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It seems to me that an extremely relevant question for the prospects of quantum computing would be how the engineering complexity of quantum systems scales with size. Meaning, it's easier to build $n$ $1$-qubit computers than one $n$-qubit computer. In my mind, this is roughly analogous to the fact that it's easier to analytically solve $n$ $1$-body problems than one $n$-body problem, since entanglement is the primary motivating factor behind quantum computing in the first place.

My question is the following: It seems that we should really care about how the 'difficulty' of building and controlling an $n$-body quantum system grows with $n$. Fix a gate architecture, or even an algorithm--is there a difficulty in principle arising from the fact that an $n$-qubit computer is a quantum many-body problem? And that mathematically speaking, our understanding of how quantum phenomena scale up into classical phenomena is quite poor? Here difficulty could be defined in any number of ways, and the question we would care about, roughly is, is controlling a $1000$-qubit machine (that is, preserving the coherence of its wavefunctions) 'merely' $100$x harder than controlling a $10$-qubit machine, or $100^2$, or $100!$ or $100^{100}$? Do we have any reasons for believing that it is more or less the former, and not the latter?

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  • $\begingroup$ Ha, don't know what my and was supposed to lead to... $\endgroup$ – Keith Rush May 9 '18 at 17:20
  • $\begingroup$ Hi @KeithRush isn’t there also missing something in the first sentence? Great question by the way. $\endgroup$ – MEE the setup wizard May 9 '18 at 19:14
  • $\begingroup$ Absolutely not duplicated, but I feel that the answers to the two questions are deeply connected: quantumcomputing.stackexchange.com/questions/1803/… $\endgroup$ – agaitaarino May 10 '18 at 18:44
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This is a question that I have been thinking about for more than 10 years. In 2008 I was a student, and I told my quantum computing professor that I wanted to study the "physical complexity" of performing quantum algorithms for which the "computational complexity" was known to benefit from quantum computation.

For example Grover search requires $\mathcal{O}(\sqrt{n})$ quantum gates as opposed to $\mathcal{O}(n)$ classical gates, but what if the cost of controlling quantum gates scales as $n^4$ while for classical gates it's only $n$?

He instantly replied:

"Surely your idea of physical complexity will be implementation dependent"

That turned out to be true. The "physical complexity" of manipulating $n$ qubits with NMR is much worse than it is for superconducting qubits, but we do not have a formula for the physical difficulty with respect to $n$ for either case.

These are the steps you'd need to take:

1. Come up with an accurate decoherence model for your quantum computer. This will be different for a spin qubit in a GaAs quantum dot, vs a spin qubit in a diamond NV centre, for example.
2. Accurately calculate the dynamics of the qubits in the presence of decoherence.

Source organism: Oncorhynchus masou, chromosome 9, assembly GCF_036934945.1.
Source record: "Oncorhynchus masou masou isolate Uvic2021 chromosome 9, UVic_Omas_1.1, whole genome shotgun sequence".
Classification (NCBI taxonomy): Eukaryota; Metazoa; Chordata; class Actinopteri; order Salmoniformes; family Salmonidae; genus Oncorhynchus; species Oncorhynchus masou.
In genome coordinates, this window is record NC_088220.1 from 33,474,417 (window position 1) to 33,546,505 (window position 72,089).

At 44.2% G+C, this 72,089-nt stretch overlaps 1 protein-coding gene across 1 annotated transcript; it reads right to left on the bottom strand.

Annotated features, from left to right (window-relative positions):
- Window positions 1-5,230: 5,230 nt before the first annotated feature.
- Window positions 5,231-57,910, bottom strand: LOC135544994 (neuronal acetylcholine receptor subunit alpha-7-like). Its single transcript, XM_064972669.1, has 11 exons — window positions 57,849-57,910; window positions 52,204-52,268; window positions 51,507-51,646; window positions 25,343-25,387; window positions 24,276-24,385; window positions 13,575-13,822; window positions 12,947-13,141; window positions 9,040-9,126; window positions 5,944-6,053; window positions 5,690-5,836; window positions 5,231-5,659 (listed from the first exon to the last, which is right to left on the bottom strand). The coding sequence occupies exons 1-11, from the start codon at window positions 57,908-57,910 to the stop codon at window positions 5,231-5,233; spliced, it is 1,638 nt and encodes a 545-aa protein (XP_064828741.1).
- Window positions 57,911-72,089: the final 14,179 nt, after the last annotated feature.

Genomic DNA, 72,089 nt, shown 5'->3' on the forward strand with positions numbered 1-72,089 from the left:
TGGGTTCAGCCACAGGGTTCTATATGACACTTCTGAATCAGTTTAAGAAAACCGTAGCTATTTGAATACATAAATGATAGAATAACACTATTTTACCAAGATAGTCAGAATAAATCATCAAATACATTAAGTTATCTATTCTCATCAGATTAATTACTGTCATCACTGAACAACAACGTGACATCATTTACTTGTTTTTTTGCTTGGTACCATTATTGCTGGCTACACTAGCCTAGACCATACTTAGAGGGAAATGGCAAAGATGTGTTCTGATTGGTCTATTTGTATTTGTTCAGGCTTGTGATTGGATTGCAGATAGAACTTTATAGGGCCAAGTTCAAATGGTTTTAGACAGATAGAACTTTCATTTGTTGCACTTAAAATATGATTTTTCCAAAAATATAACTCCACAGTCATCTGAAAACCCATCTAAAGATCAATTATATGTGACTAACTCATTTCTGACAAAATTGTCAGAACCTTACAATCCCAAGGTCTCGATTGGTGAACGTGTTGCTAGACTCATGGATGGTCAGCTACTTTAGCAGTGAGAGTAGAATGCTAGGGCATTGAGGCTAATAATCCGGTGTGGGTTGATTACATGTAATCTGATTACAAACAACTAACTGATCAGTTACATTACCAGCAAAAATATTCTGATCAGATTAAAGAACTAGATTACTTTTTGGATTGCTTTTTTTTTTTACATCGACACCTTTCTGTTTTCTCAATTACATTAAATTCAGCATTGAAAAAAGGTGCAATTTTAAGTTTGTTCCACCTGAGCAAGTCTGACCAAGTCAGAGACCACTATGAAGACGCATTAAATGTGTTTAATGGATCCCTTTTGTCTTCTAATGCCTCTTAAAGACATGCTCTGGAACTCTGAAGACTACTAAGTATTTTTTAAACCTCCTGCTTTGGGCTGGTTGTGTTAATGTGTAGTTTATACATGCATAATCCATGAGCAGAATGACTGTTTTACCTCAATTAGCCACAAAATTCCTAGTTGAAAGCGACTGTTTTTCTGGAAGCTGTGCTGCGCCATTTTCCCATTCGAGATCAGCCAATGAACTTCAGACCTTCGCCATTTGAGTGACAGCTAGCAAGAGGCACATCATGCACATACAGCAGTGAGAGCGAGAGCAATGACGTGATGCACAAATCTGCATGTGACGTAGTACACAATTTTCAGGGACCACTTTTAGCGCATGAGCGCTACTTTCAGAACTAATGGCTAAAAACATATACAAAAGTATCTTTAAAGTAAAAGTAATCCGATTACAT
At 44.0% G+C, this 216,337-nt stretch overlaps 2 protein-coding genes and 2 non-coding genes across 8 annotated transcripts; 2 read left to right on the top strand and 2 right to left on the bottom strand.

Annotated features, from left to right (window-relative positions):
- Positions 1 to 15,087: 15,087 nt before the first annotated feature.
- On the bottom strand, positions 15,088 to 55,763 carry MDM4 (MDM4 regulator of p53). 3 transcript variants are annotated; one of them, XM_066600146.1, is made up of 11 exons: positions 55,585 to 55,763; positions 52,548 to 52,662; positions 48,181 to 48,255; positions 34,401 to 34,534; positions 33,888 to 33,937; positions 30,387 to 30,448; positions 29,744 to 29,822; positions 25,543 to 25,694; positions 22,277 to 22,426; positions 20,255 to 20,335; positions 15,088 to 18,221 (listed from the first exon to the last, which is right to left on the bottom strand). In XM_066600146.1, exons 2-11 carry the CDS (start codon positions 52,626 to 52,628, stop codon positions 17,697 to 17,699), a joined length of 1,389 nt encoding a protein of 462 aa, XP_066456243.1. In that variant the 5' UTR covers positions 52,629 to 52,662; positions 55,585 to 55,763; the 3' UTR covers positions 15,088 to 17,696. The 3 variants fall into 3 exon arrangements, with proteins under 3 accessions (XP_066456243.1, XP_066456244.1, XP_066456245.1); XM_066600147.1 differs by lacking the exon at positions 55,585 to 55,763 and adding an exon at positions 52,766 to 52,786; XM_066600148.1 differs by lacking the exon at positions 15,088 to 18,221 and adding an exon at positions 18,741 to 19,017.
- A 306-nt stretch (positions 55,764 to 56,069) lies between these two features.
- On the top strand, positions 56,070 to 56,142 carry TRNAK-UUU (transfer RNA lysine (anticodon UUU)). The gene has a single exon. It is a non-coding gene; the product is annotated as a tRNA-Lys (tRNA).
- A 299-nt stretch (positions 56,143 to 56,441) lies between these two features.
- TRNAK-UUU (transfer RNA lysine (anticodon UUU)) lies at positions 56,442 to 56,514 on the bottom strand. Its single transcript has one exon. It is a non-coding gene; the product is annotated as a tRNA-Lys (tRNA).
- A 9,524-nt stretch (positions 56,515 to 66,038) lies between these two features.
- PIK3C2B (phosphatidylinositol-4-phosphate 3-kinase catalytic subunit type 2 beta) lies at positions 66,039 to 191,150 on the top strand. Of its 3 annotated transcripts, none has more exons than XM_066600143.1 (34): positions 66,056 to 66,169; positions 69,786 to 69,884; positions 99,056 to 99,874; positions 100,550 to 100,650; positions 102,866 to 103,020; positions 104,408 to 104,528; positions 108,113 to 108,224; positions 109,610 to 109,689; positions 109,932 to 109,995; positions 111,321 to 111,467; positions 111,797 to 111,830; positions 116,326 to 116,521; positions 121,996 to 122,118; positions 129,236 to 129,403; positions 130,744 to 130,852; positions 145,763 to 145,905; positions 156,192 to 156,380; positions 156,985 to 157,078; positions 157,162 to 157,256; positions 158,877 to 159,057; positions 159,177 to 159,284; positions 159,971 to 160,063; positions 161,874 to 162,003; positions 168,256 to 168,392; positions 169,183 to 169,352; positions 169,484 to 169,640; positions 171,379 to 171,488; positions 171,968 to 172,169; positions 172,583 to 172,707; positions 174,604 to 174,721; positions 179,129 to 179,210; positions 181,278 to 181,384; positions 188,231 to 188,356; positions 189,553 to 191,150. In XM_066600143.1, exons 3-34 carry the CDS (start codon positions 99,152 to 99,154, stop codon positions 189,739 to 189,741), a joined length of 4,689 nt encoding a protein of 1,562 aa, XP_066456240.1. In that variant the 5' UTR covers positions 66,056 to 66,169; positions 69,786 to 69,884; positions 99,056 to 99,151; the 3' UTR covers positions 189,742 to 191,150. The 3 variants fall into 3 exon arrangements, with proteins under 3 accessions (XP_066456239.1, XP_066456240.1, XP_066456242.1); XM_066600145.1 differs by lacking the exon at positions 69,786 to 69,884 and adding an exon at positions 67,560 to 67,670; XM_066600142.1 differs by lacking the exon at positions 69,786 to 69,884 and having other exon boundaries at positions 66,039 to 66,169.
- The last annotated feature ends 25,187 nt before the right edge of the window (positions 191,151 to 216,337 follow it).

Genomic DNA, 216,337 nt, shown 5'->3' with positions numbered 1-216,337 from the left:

3. Plot $F$ vs $n$, where $F$ is the fidelity of the $n$ decohered qubits compared to the outcome you'd get without decoherence.
4. This can give you an indication of the error rate (but different algorithms will have different fidelity requirements).
5. Choose an error correcting code. This will tell you how many physical qubits you need for each logical qubit, for an error rate $E$.
6. Now you can plot cost (in terms of number of auxiliary qubits needed) of "engineering" the quantum computer.

Now you can see why you had to come here to ask the question and the answer wasn't in any textbook:

Step 1 depends on the type of implementation (NMR, Photonics, SQUIDS, etc.)
Step 2 is very hard. Decoherence-free dynamics has been simulated without physical approximations for 64 qubits, but non-Markovian, non-perturbative dynamics with decoherence is presently limited to 16 qubits.
Step 4 depends on the algorithm. So there is no "universal scaling" of physical complexity, even if working with a particular type of implementation (like NMR, Photonics, SQUIDs, etc.)
Step 5 depends on the choice of error correcting code

So, to answer your two questions specifically:

Is controlling a 1000-qubit machine (that is, preserving the coherence of its wavefunctions) 'merely' $100$x harder than controlling a $10$-qubit machine, or $100^2$, or $100!$ or $100^{100}$?

It depends on your choice in Step 1, and no one has been able to go all the way through Step 1 to Step 3 yet to get a precise formula for the physical complexity with respect to the number of qubits, even for a specific algorithm. So this is still an open question, limited by the difficulty of simulating open quantum system dynamics.

Do we have any reasons for believing that it is more or less the former, and not the latter?

The best reason is that this is our experience when we play with IBM's 5-qubit, 16-qubit and 50-qubit quantum computers. The error rates are not going up by $n!$ or $n^{100}$. How does the energy it takes to make the 5-qubit, 16-qubit and 50-qubit quantum computer, and how does that scale with $n$? This "engineering complexity" is even more implementation-dependent (think NMR vs SQUIDs) of an open question, albeit an interesting one.

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    $\begingroup$ How about the easier question of on infinitesimal dynamics? That is for each $n$ and starting state $\rho$ on $(\mathbb{C}^2)^{\otimes n}$, you have the vector field determined by the dynamics evaluated at that point. Calculate it's norm with Fisher metric tensor field. That's a significantly easier question without letting the dynamics flow for finite time, but still gives a bound. If you want, for each $n$ take the supremum over all starting states $\rho$ and plot the result against $n$. $\endgroup$ – AHusain May 9 '18 at 22:10